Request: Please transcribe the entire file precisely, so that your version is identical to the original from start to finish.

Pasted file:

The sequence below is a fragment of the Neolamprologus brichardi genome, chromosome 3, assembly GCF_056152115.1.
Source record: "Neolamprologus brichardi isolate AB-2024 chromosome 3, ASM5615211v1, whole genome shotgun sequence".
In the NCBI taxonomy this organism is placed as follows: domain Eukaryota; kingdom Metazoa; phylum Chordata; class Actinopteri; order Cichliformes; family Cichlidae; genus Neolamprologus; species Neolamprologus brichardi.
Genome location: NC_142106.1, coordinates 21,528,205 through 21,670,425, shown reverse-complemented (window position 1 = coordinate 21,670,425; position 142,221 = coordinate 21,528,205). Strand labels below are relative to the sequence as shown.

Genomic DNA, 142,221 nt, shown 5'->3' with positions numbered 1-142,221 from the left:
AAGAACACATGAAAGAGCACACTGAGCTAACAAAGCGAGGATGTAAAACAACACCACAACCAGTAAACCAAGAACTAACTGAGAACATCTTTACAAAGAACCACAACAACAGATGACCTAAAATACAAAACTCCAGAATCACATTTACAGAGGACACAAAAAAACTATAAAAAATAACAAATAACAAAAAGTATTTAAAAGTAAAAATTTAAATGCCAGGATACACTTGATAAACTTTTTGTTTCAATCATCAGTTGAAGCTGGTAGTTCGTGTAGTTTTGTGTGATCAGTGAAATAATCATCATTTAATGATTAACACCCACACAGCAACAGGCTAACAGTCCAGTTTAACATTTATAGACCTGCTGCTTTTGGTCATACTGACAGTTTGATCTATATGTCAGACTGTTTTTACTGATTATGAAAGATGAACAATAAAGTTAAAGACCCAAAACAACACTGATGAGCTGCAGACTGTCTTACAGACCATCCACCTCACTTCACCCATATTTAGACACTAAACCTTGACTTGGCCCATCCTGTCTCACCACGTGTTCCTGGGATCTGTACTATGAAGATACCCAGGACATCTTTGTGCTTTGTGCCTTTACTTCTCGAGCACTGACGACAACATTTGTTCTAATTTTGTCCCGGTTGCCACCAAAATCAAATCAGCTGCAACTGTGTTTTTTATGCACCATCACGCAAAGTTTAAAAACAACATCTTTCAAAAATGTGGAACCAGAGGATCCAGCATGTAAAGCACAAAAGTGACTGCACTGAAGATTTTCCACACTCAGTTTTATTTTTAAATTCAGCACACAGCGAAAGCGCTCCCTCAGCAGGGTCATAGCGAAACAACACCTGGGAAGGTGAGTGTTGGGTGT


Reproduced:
The sequence below is a fragment of the Neolamprologus brichardi genome, chromosome 3, assembly GCF_056152115.1.
Source record: "Neolamprologus brichardi isolate AB-2024 chromosome 3, ASM5615211v1, whole genome shotgun sequence".
In the NCBI taxonomy this organism is placed as follows: domain Eukaryota; kingdom Metazoa; phylum Chordata; class Actinopteri; order Cichliformes; family Cichlidae; genus Neolamprologus; species Neolamprologus brichardi.
Genome location: NC_142106.1, coordinates 21,528,205 through 21,670,425, shown reverse-complemented (window position 1 = coordinate 21,670,425; position 142,221 = coordinate 21,528,205). Strand labels below are relative to the sequence as shown.

Genomic DNA, 142,221 nt, shown 5'->3' with positions numbered 1-142,221 from the left:
AAGAACACATGAAAGAGCACACTGAGCTAACAAAGCGAGGATGTAAAACAACACCACAACCAGTAAACCAAGAACTAACTGAGAACATCTTTACAAAGAACCACAACAACAGATGACCTAAAATACAAAACTCCAGAATCACATTTACAGAGGACACAAAAAAACTATAAAAAATAACAAATAACAAAAAGTATTTAAAAGTAAAAATTTAAATGCCAGGATACACTTGATAAACTTTTTGTTTCAATCATCAGTTGAAGCTGGTAGTTCGTGTAGTTTTGTGTGATCAGTGAAATAATCATCATTTAATGATTAACACCCACACAGCAACAGGCTAACAGTCCAGTTTAACATTTATAGACCTGCTGCTTTTGGTCATACTGACAGTTTGATCTATATGTCAGACTGTTTTTACTGATTATGAAAGATGAACAATAAAGTTAAAGACCCAAAACAACACTGATGAGCTGCAGACTGTCTTACAGACCATCCACCTCACTTCACCCATATTTAGACACTAAACCTTGACTTGGCCCATCCTGTCTCACCACGTGTTCCTGGGATCTGTACTATGAAGATACCCAGGACATCTTTGTGCTTTGTGCCTTTACTTCTCGAGCACTGACGACAACATTTGTTCTAATTTTGTCCCGGTTGCCACCAAAATCAAATCAGCTGCAACTGTGTTTTTTATGCACCATCACGCAAAGTTTAAAAACAACATCTTTCAAAAATGTGGAACCAGAGGATCCAGCATGTAAAGCACAAAAGTGACTGCACTGAAGATTTTCCACACTCAGTTTTATTTTTAAATTCAGCACACAGCGAAAGCGCTCCCTCAGCAGGGTCATAGCGAAACAACACCTGGGAAGGTGAGTGTTGGGTGT